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National hui to address HIV stigma faced by Māori

Fri 25 Mar 2016 In: New Zealand Daily News View at Wayback View at NDHA

A national hui aim to address the stigma and discrimination often faced by Māori living with, or affected by, HIV. He Kai Ata Rau is a national hui aiming to find ways to end HIV stigma and discrimination and will be held in Hamilton this July. He Kai Ata Rau spokesperson, Tawhanga Kereopa, says that many Māori who are HIV-positive or at risk of HIV feel they are treated as second-class citizens. “We have reports of instances where our Māori who are HIV-positive are physically or verbally abused as a result of their status, and this can also extend to their whānau who are stigmatised as well.” Highlighting that the fear and ignorance leaves Māori to lose their dignity and feel marginalised, the organisers say this stigma can prevent people from getting testing, getting treatment and opening up to friends and family. “Stigma is a major reason why there are new HIV infections in New Zealand”, says Kereopa. “Stigma and discrimination can also come from within Māori communities”, he says. “We need to recognise that stigmatising and discriminating against Māori because they live with HIV or are at risk of HIV is not part of tikanga Māori and contradicts Māori values.” The hui is organised by a collaboration of HIV-prevention organisations throughout Aotearoa who recognise the need to address stigma and discrimination to improve the lives of those living with or affected by HIV: He Kai Ata Rau will use Māori strengths-based approaches that draw upon the innate, positive, life-affirming qualities of Mātauranga Māori (Māori knowledge and values) so these can be reflected back to Māori communities. “He Kai Ata Rau is a must-attend event for anyone working in a government agency, health service, education, or if you are a community advocate, and want to share and learn Māori strategies and resources to end HIV stigma and discrimination.”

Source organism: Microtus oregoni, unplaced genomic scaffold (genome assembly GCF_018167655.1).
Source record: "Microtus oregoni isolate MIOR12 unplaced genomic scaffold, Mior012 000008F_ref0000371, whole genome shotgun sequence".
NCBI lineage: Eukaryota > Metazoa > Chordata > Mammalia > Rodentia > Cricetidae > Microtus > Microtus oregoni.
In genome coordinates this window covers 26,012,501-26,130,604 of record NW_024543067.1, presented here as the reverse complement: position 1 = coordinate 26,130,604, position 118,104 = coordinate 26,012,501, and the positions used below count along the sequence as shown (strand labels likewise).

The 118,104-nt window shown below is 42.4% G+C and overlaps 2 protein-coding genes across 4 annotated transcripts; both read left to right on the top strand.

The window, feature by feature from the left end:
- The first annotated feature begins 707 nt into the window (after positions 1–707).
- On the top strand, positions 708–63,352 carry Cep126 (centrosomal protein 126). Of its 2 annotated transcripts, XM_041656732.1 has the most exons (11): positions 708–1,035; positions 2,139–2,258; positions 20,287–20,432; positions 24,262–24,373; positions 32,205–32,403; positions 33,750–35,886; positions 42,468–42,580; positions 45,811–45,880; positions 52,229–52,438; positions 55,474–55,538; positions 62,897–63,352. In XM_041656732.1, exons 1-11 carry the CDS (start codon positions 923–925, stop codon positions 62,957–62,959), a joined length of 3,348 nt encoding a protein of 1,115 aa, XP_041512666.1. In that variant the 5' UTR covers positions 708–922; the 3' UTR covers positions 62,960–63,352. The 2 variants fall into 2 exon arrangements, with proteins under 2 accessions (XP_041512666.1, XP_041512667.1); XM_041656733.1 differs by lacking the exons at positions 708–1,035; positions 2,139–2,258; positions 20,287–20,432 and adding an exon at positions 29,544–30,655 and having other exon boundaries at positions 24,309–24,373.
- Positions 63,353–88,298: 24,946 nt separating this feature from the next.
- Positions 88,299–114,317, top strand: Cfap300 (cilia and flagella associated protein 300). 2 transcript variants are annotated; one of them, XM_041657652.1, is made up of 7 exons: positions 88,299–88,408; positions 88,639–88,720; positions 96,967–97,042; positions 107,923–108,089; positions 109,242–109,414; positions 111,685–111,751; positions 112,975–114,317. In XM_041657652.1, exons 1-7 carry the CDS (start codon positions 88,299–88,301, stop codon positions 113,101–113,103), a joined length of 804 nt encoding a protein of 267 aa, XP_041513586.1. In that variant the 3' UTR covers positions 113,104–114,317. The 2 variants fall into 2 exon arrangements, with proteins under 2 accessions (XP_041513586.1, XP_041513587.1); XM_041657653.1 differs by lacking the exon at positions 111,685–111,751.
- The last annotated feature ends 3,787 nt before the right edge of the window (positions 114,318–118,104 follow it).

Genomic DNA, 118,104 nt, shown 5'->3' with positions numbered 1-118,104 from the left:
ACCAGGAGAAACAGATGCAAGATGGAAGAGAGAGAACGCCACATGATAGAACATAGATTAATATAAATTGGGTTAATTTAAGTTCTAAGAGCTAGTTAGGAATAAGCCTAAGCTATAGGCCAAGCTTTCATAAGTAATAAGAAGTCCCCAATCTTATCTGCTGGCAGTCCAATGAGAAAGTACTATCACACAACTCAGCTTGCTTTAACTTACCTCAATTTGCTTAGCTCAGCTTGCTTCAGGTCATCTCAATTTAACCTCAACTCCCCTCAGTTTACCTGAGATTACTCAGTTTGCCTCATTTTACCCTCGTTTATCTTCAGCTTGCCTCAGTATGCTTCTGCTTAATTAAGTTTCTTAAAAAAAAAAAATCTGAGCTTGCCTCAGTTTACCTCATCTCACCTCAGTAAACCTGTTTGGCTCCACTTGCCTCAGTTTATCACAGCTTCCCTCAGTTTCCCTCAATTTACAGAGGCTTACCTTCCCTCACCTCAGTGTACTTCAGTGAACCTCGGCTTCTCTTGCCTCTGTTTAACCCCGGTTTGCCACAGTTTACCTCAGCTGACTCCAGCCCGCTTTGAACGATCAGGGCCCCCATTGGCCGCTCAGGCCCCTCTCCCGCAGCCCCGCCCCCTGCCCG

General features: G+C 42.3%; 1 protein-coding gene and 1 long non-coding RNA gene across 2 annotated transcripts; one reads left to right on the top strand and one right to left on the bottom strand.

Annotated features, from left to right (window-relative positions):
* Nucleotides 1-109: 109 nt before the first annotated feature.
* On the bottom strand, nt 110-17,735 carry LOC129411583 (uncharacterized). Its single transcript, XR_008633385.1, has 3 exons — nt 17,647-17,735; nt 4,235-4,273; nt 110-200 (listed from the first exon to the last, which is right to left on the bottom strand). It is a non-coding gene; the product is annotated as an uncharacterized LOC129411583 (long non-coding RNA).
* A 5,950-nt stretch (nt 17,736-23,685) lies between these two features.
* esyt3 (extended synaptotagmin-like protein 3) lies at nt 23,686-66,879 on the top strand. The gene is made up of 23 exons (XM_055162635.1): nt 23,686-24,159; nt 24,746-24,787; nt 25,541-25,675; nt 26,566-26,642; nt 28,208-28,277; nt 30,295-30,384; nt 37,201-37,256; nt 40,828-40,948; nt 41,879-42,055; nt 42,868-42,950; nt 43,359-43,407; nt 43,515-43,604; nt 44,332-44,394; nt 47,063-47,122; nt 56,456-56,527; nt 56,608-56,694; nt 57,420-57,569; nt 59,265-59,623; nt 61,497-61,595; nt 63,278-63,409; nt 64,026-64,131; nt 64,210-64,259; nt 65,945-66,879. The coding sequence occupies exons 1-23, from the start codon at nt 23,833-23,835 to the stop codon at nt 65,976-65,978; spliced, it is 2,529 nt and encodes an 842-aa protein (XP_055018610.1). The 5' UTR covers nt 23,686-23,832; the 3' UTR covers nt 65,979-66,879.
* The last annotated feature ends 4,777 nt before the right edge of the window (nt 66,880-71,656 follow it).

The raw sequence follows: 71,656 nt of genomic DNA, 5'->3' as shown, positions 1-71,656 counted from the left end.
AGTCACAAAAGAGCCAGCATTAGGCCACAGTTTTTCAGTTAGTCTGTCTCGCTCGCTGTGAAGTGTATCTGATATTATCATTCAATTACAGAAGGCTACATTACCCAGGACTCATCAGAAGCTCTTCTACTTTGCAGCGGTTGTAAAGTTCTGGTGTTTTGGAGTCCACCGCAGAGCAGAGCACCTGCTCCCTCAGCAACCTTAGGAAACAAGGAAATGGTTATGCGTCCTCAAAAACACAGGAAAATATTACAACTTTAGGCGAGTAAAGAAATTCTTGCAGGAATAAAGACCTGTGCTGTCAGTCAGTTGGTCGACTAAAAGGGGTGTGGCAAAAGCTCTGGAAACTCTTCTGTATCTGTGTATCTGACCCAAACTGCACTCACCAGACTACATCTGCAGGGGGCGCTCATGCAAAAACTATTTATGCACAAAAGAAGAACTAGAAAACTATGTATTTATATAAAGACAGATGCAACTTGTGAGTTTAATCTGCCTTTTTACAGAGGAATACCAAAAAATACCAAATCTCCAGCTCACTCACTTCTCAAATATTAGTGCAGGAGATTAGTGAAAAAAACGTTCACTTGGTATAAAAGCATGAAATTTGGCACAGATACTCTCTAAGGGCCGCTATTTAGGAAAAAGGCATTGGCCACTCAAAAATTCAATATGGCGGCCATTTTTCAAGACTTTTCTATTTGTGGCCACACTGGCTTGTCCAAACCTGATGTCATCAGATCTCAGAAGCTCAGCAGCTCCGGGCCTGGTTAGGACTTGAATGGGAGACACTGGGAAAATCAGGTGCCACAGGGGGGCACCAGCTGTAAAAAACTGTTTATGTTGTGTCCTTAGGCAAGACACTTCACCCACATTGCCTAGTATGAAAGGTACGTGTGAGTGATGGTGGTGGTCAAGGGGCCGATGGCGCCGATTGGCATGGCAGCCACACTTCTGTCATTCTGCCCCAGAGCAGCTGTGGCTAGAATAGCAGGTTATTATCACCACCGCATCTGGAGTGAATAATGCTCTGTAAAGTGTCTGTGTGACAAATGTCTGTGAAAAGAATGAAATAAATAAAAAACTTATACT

Credit: Daily News staff

First published: Friday, 25th March 2016 - 1:36pm

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